On many days, the waters were literally bursting with bluefin. Huge schools churned the water into an acre or more of roaring foam, annihilating densely packed baitballs, then sinking away, leaving the surface water a milky turquoise and glittering with scales of the departed prey.
“When you see those ‘foamers,’ it’s one of the most exciting forms of fishing you can experience,” says Ben Secrest, vice president of marketing for Accurate Fishing Products. Secrest and Accurate owner David Nilsen joined me aboard my boat in late July, and we found those rampaging schools. We landed a 100-pounder, but lost a bigger tuna when the fish chewed through the 60-pound fluorocarbon leader. That was just the start last year for Team Accurate, which scored several big bluefin, including a season-best 274-pounder.
To the delight of anglers, these schools of Pacific bluefin tuna stayed fairly close to the Southern California coast from midsummer into early winter. This is the story of last year and what experts forecast for the season ahead.
High Numbers of Bluefin Tuna
Although the number of fish anglers have been able to land is down from previous years, the sheer volume of Pacific bluefin tuna off the coast of Southern California seems to defy science. Conservation organizations warn of dwindling stocks, and the Center for Biological Diversity has petitioned to declare the Pacific bluefin tuna an endangered species, but Southern California anglers have seen more of these fish than anyone can recall.
“We saw quite a few schools of bluefin tuna, many more than we have observed in the past,” says Chugey Sepulveda, Ph.D., director and senior scientist for the Pfleger Institute of Environmental Research in Oceanside, California.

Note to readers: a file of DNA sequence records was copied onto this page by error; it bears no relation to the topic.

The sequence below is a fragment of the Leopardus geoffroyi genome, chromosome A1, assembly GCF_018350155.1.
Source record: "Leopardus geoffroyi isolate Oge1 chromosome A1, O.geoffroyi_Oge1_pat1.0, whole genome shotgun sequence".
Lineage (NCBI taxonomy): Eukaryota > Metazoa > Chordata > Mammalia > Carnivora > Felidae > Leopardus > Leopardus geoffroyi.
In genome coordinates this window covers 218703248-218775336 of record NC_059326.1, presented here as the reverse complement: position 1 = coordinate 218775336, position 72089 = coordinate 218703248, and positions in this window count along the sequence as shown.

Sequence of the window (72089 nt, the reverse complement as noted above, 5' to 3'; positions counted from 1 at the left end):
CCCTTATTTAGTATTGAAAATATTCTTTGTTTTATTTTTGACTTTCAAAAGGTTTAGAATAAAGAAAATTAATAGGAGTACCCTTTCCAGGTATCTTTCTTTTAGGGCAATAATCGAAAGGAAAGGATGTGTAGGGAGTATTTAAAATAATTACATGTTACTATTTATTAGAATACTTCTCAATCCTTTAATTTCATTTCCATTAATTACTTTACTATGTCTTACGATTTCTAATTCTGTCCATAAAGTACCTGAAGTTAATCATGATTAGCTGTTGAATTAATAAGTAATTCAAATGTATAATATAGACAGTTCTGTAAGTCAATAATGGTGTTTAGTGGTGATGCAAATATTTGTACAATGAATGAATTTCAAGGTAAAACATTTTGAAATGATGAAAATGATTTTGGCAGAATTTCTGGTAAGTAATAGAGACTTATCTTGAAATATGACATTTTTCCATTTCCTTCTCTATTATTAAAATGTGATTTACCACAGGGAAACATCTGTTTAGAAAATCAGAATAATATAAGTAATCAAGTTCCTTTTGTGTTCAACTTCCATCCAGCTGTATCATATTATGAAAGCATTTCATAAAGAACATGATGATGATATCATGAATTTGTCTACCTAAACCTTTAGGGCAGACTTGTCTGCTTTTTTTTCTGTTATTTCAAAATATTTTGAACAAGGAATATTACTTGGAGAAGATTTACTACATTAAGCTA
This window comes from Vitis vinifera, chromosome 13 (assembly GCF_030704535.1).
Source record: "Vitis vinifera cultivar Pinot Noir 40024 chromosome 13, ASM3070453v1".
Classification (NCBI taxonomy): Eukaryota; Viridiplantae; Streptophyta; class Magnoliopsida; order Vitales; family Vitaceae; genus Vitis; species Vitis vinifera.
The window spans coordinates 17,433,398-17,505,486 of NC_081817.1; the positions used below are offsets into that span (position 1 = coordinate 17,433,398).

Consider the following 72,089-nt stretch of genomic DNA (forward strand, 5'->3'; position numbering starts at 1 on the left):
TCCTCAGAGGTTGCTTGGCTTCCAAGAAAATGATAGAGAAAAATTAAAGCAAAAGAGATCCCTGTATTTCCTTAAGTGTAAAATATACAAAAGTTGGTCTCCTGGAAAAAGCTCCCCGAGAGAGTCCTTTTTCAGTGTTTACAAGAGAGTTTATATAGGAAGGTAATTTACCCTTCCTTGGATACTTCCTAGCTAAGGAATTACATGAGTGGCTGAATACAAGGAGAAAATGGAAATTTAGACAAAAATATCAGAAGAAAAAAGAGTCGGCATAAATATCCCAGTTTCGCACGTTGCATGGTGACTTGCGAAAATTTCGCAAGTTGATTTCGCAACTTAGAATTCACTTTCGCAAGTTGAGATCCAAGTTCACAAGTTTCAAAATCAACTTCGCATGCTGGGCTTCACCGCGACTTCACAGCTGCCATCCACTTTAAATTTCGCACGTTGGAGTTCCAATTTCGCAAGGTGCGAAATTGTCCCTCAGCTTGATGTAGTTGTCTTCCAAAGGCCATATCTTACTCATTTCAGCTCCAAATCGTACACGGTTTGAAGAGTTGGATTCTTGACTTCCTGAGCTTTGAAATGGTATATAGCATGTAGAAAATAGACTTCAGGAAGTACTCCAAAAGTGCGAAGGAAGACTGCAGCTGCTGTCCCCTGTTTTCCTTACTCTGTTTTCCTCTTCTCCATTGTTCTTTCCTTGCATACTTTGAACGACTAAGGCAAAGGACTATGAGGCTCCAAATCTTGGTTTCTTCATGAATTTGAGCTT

Sepulveda is careful to qualify his statement. “From our perspective, it’s difficult to know how many were here as we only observe surface fish and several schools are observed more than once,” he adds. “Thankfully, the schools stuck around and gave everyone a great season.”
Indeed, many anglers who had never previously caught bluefin were bringing in a big fish or two. Perennial high-liners, such as Greg Stotesbury, national sales manager for AFTCO, enjoyed immense success. In 2015, Stotesbury and crew caught 30 bluefin up to 131 pounds, and in 2016, that number grew to 40 fish up to 205 pounds.
More Red Crabs Equals More Bluefin Tuna
Conventional scientific thinking held that this population of bluefin tuna typically migrated in a counterclockwise rotational pattern around the North Pacific, moving up the West Coast of North America and across to Japan, eventually circling back to North America.
Yet, these fish seem to have taken up residence off the southern coast of the Golden State. What’s holding them here? Two words: red crabs.
The bluefin schools seem to aggregate in areas that have moderate to heavy red crab density, according to Sepulveda. A super abundance of these pelagic crustaceans (also known as tuna crabs) appears to have provided a steady food supply.
What brings the red crabs to this coast is anyone’s guess, but these mini-lobsterlike creatures form massive schools that can stretch for miles, marking so distinctly on fish finders that the shoals of biomass look like the ocean floor.Sometimes the crabs wash ashore, blanketing beaches and clogging harbors. More often you find them offshore, hovering anywhere from the surface down to the thermocline, and there’s no doubt that bluefin feed heavily upon them.
“We’ve cut open the stomachs of bluefin we’ve caught and found them jammed with half-digested red crabs,” says Dave Pfeiffer, president and CEO at Shimano America.
That’s not to say that bluefin feed exclusively on red crabs. To the contrary, anglers have hooked them on a wide range of baits and lures — and virtually none on red crabs — but the crabs seem to be providing the staple diet that keeps the tuna from leaving.
You may not get the world record biggest blufin tuna ever caught, but it will sure feel like it at the time you haul one of these beasts in.